How closely to actual history did you stick to when you were writing your story?
We know quite a bit about both Brahms and Clara Schumann. It wasn't difficult to use facts in telling their story. We have photographs and letters and diaries, and of course, we have their music and the dedications they inscribed on their manuscripts. The great thing about historical fiction is that a reader can learn a lot about a historical figure without simply reading dates and places and dry facts. In good historical fiction the people of the past come alive. They live and breathe and have feelings. It's like meeting them in person, getting to know and understand them. It's not necessary to change history to make that happen.
For historical romance readers that might not read books with paranormal or supernatural elements, what would you say to get them to try a time travel tale? What makes your story, specifically, right for all different types of readers?
In The Brahms Deception, time travel is simply the device used to put interesting characters together. Although my particular form of time travel is science fictional, the process itself is secondary; it's the characters who matter, and it's their interactions—both in the present day and in the past--that are at the heart of the story. I love the idea that a young man from the future is fascinated by a beautiful and tragic woman who was dead a long time before he was born, someone he could never hope to meet—except through the device of time travel. I can't think of anything more romantic!
And finally, we've got to ask, for your own time travel adventure, where would you want to go?
There are so many periods that fascinate me! I'd love to be in the court of Eleanor of Aquitaine, in the twelfth century; I'm fascinated by the period just after World War I; in between, I'm fascinated by Mozart's era, in the eighteenth century, or the Victorian period in Europe in the middle of the nineteenth. You can see that my choices would cover a wide span of time. One of the reasons I love writing historical fiction is that I can, at least in my imagination, visit colorful places and amazing times, and get to know the people who lived there.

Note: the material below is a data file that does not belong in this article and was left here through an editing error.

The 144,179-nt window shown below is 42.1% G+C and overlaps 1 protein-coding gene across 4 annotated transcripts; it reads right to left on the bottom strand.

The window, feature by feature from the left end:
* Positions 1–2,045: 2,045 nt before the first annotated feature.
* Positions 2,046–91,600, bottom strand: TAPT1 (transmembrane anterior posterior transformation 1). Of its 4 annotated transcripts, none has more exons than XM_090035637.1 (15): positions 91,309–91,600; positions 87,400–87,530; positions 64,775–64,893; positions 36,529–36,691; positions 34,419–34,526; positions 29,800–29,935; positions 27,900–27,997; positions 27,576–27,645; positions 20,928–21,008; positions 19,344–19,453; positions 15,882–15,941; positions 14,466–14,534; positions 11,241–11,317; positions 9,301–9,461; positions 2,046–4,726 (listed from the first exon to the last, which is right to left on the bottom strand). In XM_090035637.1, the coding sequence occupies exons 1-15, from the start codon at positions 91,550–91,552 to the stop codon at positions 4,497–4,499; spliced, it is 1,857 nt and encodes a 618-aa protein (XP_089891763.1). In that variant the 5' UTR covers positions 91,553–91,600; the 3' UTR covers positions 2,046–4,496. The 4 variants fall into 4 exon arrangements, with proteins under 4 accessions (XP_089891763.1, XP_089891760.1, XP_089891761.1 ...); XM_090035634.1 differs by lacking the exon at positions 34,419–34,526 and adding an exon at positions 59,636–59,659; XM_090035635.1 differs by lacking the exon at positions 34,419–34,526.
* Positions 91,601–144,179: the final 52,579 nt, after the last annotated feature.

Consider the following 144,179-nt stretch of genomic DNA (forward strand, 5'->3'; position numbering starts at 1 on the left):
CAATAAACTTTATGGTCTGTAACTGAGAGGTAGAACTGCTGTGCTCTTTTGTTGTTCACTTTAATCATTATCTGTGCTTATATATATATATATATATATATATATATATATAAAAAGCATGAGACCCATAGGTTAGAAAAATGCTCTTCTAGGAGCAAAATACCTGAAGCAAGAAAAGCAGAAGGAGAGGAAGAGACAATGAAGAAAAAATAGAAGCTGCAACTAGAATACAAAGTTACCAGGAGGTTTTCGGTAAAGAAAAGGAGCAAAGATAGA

Louise's answer of how historically accurate her time travel romances is really got the RT web team chatting, as each member of prefers a different level of historical detail. Said Morgan, "As long as a great romance is there, I don't mind certain inaccuracies. After all, we are talking time travel here." While Whitney, our history buff, likes hers "as historically correct as possible, please." However, Elisa sides with Morgan and states proudly, "the great thing about time travel fiction is you can change the past!"
We want to know how historically accurate you like your historical time travel romances to be! Let us know in the comments below. To find out the results of Tuesday's poll, "which historical figure you'd like to go on a date with?", and to add your own thoughts, click here. You can also add your thought's to Monday's reader poll, "what historical destination would you like to travel to?", by clicking here. And, of course, for a list of our top 25 time travel stories and to follow all of the action as we spotlight time travel tales (and their authors) click here!